One of Barthes's most influential ideas is in distinguishing between texts that ask the reader to simply accept the author's words and those that involve the reader as a kind of co-author. Incidents, a new translation of personal essays originally published posthumously in 1987, falls, like all of Barthes's work, into the latter category. Three out of the four pieces are essentially journal entries-short -hand, non-linear vignettes-giving readers little choice but to insert themselves into the gaps. Even in his more scholarly work, Barthes often preferred list-like entries to conventional essays. And while the subjects here-his feelings about the landscape of his childhood, his desire for Moroccan boys, an unsatisfying social life populated by "gigolos" and intellectuals-are more personal (and more sexually explicit), the connection between the two is clear. There's pleasure in Barthes's ability to connect things that until that moment seemed separate, but the book, inflated by Bishan Samaddar's photographs, feels a bit like a vanity project. If reading is work-deep, playful, and satisfying-better to spend time with Barthes's explications of reading and writing, literature and images, or, for those who crave the personal, his fascinating Roland Barthes by Roland Barthes. Photos.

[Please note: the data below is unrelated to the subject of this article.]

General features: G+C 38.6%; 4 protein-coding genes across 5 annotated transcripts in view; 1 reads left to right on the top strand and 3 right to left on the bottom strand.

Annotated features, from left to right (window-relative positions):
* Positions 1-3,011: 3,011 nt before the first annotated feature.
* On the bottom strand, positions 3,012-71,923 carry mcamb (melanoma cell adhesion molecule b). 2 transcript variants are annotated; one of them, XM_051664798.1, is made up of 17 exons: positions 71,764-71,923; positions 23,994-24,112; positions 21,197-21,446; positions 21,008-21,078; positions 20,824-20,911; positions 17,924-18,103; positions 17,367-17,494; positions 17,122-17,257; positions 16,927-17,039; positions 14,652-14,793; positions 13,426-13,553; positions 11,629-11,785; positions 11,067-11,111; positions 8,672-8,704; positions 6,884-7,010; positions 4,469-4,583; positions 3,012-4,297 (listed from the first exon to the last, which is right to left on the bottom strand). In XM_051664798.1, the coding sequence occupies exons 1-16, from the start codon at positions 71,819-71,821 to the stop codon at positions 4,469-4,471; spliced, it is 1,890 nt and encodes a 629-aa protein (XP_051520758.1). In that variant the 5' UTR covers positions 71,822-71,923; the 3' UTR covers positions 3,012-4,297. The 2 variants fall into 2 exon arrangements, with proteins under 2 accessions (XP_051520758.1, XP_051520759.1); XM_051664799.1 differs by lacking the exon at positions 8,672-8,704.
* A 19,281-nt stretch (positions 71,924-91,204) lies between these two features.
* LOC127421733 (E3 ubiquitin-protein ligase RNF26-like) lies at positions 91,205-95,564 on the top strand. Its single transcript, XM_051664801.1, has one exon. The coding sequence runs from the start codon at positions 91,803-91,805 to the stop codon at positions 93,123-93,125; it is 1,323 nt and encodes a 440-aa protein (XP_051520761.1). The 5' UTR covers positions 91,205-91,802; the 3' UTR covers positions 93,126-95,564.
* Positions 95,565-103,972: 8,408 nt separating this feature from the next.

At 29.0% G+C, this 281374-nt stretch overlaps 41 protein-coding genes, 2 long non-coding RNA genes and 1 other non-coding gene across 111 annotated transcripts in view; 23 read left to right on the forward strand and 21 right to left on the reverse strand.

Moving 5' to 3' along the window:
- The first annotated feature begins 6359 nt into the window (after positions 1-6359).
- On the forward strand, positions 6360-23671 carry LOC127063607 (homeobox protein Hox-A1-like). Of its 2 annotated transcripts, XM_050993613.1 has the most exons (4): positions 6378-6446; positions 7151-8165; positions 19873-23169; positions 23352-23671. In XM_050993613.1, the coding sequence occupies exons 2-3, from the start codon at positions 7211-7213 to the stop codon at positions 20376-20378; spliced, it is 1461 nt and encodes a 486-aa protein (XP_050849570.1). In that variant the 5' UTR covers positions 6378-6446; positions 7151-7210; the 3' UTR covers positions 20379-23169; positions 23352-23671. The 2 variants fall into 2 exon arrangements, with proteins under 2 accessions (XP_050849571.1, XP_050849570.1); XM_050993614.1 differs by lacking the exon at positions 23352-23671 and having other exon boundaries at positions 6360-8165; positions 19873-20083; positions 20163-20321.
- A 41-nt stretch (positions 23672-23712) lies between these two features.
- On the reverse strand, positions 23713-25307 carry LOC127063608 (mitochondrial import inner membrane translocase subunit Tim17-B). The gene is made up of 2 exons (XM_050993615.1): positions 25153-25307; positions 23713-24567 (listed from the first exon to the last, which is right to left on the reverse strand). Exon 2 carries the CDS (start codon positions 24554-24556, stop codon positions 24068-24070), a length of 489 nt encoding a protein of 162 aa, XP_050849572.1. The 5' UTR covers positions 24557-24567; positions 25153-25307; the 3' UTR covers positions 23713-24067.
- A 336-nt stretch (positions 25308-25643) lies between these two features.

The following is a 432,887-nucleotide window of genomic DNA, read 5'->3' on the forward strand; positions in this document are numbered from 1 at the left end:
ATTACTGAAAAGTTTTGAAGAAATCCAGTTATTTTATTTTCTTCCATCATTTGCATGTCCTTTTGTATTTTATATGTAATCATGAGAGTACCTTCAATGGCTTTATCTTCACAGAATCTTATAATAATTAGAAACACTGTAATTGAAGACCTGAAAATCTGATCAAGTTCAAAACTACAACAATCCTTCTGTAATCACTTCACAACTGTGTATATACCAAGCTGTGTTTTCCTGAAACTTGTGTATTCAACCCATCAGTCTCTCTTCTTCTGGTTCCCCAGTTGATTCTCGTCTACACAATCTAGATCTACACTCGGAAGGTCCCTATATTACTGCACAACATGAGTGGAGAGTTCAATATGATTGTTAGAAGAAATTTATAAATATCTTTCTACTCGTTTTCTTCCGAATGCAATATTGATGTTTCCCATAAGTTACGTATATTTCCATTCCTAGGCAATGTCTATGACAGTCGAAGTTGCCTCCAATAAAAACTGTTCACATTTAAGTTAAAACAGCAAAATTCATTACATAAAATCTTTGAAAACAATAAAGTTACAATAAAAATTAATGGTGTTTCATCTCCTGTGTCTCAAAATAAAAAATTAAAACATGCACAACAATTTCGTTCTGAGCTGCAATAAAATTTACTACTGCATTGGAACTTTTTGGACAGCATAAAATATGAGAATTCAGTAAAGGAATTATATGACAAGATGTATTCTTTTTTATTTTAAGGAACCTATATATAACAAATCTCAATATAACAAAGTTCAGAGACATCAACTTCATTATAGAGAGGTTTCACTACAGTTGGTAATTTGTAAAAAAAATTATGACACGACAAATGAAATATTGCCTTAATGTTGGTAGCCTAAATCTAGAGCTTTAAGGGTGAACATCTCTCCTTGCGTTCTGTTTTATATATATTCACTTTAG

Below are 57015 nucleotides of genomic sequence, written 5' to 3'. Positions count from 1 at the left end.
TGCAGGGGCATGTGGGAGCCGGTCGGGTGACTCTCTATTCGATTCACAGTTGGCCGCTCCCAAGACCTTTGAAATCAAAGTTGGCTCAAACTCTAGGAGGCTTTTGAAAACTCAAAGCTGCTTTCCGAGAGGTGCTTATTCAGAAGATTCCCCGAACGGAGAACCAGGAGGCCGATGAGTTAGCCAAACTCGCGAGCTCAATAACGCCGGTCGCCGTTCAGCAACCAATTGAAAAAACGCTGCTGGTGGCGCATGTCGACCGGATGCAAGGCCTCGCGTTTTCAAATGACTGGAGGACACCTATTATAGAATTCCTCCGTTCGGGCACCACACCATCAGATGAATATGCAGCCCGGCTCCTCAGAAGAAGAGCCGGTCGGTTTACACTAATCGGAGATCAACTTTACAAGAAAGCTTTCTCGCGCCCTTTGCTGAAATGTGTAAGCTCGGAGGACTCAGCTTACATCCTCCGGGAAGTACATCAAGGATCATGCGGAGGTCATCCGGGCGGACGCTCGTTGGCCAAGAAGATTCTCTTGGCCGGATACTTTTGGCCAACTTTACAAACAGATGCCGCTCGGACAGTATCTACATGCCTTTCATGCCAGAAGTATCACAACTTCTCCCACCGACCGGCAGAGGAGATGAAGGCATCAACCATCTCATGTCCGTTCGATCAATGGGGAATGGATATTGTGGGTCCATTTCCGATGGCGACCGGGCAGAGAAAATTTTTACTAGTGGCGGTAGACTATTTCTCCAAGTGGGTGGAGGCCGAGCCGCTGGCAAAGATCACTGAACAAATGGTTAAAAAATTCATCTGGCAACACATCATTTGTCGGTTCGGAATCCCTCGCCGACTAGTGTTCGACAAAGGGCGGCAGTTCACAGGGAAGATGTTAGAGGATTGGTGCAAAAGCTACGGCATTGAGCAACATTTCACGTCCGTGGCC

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Bookslut
"Incidents is replete with prowling boys, and Barthes is completely frank in describing his desires. (The book is, after all, a journal.) Even if Incidents fails to get you in a thoughtful mood, it should get you in a cruisy one. And there's always the something in between, which is the place that Barthes seems most often to be: the boys supply him a spark of provocation that spurs him to thought, but thought is something more successfully pursued alone. Samaddar's photos, though only a handful of them are overtly erotic, are a perfect accompaniment to the text on that front, stolen glances that capture the sensuality of fleeting encounters."--Bookslut.com
TLS

"Its strange disconnectedness bears witness . . . to the author''s grappling with the tension between the need to remain as true as possible to the moments he portrays and his desire to embroider on them."—Times Literary Supplement